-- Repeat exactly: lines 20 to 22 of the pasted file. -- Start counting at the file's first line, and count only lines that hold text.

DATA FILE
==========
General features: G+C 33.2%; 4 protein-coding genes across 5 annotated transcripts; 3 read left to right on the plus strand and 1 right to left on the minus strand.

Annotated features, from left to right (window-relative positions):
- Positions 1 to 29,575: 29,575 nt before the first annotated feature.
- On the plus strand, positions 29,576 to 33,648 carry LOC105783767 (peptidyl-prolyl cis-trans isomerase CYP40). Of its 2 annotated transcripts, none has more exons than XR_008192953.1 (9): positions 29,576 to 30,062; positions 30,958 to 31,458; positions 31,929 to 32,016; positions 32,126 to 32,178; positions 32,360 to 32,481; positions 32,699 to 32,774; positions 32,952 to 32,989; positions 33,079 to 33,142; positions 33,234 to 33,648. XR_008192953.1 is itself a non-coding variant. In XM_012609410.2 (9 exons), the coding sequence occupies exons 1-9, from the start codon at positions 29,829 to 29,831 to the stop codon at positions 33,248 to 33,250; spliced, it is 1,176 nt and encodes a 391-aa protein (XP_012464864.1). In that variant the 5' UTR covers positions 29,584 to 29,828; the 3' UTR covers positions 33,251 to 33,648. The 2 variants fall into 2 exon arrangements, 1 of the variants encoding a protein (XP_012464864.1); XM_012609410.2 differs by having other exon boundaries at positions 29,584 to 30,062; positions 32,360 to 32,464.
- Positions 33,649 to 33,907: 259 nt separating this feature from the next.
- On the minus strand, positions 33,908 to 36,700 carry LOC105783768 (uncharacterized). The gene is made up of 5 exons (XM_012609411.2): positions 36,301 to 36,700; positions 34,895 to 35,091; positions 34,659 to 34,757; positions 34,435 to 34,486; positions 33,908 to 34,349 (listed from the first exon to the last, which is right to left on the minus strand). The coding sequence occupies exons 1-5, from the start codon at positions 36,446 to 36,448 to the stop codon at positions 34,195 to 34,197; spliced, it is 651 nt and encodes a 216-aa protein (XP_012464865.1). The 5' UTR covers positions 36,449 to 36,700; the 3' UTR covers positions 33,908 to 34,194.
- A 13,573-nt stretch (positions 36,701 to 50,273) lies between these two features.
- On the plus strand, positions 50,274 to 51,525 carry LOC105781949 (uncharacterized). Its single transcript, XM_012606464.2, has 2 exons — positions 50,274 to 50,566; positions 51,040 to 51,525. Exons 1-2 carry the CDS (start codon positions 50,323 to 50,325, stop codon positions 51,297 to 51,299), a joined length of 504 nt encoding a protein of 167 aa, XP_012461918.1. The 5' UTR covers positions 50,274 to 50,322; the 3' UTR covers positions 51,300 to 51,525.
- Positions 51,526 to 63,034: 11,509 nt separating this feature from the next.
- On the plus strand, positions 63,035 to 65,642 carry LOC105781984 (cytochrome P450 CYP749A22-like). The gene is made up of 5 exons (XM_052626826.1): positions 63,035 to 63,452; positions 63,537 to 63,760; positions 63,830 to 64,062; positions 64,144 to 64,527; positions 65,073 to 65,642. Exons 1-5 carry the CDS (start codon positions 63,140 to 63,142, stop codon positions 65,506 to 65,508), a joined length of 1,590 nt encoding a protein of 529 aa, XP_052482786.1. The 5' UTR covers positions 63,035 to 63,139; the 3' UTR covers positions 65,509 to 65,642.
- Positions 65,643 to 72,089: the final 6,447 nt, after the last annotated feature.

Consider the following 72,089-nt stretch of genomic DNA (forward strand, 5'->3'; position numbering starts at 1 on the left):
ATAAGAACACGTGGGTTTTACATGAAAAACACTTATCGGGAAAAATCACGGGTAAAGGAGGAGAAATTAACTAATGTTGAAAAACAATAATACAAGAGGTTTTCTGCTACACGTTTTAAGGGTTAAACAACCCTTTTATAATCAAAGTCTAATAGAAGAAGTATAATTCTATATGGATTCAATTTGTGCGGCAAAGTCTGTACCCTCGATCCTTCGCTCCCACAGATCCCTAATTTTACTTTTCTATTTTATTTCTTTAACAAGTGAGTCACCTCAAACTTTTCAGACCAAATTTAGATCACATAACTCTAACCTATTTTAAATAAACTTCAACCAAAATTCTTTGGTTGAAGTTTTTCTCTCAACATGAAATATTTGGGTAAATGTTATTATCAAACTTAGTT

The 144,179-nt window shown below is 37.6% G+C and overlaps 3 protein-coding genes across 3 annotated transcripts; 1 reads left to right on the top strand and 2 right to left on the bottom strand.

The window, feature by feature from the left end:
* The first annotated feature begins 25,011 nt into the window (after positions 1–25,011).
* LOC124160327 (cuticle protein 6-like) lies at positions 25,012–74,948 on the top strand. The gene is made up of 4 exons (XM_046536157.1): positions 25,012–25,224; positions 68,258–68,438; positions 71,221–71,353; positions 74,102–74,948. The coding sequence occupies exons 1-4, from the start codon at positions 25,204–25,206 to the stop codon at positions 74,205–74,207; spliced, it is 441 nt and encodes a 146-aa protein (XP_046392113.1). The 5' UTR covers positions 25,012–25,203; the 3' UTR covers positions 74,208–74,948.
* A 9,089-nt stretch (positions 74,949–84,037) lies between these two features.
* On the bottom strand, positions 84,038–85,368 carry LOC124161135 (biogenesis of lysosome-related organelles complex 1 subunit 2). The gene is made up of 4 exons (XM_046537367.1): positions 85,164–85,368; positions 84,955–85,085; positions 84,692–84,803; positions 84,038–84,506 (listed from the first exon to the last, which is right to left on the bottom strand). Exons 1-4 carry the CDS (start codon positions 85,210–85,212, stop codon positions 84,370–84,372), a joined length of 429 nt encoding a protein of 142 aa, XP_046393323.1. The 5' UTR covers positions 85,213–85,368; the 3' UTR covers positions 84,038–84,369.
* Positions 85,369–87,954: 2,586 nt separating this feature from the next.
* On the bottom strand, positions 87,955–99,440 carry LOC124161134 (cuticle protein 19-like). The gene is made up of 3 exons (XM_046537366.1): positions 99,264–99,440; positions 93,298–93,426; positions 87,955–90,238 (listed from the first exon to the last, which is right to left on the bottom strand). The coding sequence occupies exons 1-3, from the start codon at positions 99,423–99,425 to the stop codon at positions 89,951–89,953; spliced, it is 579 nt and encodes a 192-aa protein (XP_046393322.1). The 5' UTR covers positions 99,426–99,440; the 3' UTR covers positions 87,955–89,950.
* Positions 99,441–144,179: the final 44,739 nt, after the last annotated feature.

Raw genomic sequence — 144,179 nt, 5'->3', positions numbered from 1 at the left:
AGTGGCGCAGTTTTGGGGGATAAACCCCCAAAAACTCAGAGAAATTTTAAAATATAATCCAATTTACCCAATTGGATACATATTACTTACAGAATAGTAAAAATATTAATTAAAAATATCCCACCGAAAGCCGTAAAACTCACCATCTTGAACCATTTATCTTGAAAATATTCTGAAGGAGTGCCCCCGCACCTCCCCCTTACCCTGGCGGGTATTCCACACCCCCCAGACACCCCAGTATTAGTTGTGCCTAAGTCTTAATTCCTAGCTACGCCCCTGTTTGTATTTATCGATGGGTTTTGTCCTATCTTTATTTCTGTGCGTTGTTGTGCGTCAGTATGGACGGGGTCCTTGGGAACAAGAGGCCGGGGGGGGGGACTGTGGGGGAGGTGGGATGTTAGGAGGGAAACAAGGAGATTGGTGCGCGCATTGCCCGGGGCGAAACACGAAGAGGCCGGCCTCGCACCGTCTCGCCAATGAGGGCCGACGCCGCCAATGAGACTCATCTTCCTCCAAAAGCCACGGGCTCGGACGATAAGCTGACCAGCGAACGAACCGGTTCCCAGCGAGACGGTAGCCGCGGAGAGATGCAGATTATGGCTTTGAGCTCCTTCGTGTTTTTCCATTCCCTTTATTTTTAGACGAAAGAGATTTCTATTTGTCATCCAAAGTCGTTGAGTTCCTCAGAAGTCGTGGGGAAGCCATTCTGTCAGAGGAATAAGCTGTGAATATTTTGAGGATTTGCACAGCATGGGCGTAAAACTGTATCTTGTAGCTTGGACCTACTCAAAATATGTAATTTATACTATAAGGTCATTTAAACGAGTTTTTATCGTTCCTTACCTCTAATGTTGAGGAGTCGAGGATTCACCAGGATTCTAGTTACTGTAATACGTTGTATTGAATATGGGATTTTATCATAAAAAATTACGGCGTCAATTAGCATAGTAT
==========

* Positions 85,369–87,954: 2,586 nt separating this feature from the next.
* On the bottom strand, positions 87,955–99,440 carry LOC124161134 (cuticle protein 19-like). The gene is made up of 3 exons (XM_046537366.1): positions 99,264–99,440; positions 93,298–93,426; positions 87,955–90,238 (listed from the first exon to the last, which is right to left on the bottom strand). The coding sequence occupies exons 1-3, from the start codon at positions 99,423–99,425 to the stop codon at positions 89,951–89,953; spliced, it is 579 nt and encodes a 192-aa protein (XP_046393322.1). The 5' UTR covers positions 99,426–99,440; the 3' UTR covers positions 87,955–89,950.
* Positions 99,441–144,179: the final 44,739 nt, after the last annotated feature.